German Boxing: Willi Fischer vs Steffen Kretschmann

Frankfurt heavyweight Willi ‘De Ox’ Fischer underwent a curious form of training recently, but certainly hopes it will push his so far successful comeback, which he started last year under the management of Fight Production, to its pinnacle. The 35-year-old former WBO title challenger was made by trainers Tom Leidenheimer and Boris Schwarz to push a Smart automobile up and down the streets, being allowed to breath only through a swimmer’s snorkel!

Said Leidenheimer: “I think it was tough for Willi, but we never promised him to take it easy. In his next fight, he will have his lowest weight since we started his comeback three fights ago!”.


That is tentatively scheduled for late September and Fischer is lined up to challenge undefeated International German champion Steffen Kretschmann, 11-0 (10 KO’s). “It’s taken a bit long, really,” said Fischer, “but that was also due to injuries on my part. But I don’t let myself being subdued, I’m still here, hungrier than ever!”. That hunger, however, is not linked to the title of International German heavyweight champion (which Fischer himself held twice before), nor to Kretschmann in particular, as Fischer, 35-6-1 (22 KO’s) and a pro since 1995, explains: “Every title is a step forward, brings a fighter closer to the big business, but if I beat Kretschmann people will take more notice of that and the title is just a plus. Steffen is big, strong, boxes textbook-like. I know what to expect.”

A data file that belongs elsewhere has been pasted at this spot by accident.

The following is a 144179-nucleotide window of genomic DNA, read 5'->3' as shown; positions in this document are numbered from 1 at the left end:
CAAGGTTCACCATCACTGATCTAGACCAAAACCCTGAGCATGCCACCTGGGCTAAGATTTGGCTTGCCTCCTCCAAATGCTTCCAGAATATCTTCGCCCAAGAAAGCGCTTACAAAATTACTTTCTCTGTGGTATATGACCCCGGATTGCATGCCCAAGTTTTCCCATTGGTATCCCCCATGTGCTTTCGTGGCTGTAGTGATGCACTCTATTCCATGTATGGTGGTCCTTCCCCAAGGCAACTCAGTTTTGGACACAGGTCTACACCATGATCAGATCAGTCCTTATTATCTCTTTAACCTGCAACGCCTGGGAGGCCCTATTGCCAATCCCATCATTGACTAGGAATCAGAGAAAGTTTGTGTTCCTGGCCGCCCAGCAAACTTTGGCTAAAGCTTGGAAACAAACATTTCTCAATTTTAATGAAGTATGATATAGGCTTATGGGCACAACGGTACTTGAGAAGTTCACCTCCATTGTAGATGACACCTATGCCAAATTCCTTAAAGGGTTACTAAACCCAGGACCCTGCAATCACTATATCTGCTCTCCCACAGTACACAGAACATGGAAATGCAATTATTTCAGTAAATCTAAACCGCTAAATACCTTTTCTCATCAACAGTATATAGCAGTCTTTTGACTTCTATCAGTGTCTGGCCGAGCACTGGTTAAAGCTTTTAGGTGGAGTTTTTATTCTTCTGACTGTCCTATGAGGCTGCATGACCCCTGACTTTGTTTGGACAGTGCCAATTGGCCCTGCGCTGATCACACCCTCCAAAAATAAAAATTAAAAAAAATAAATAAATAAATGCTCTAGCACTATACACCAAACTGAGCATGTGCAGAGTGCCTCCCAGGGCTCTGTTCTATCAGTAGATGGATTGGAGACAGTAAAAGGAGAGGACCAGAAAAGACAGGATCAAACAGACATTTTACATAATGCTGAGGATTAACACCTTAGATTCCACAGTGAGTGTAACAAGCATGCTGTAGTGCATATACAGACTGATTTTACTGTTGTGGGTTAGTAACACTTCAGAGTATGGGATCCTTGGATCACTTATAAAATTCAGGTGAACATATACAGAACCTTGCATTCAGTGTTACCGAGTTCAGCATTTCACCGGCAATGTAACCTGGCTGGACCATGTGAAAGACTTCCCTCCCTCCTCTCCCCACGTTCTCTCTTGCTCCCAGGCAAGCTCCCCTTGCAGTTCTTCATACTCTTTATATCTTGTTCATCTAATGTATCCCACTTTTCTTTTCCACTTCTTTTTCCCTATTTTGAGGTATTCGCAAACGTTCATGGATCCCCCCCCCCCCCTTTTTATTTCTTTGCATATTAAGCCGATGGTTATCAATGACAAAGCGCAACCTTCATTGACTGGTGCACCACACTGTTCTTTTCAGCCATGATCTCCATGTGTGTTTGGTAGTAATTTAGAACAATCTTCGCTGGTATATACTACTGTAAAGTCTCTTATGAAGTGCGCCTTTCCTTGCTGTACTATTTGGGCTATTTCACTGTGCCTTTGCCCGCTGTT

‘De Ox’, however, was dismissive of the recent European heavyweight title fight between Sinan Samil Sam and Paulo Vidoz, which he watched on television from his Frankfurt home together with his trainer. The fight was promoted by Arena, who also have promotional rights to Fischer, and ended in a draw. “I definitely know that I can hold my own with these two, no problems,” proclaims Fischer. His manager Olaf Schroeder wasn’t able to watch the fight due to being abroad, but feels he didn’t miss anything: “Come on, two old has-beens fighting for the European title? The EBU couldn’t find better contenders for the most important title on the continent? But its no longer about sport, its about favours, personal alliances and who cries loudest. At this moment, I don’t want to comment further on the EBU Ratings Committee, but certain persons surely warrant some direct words soon.”


Article posted on 09.07.2008

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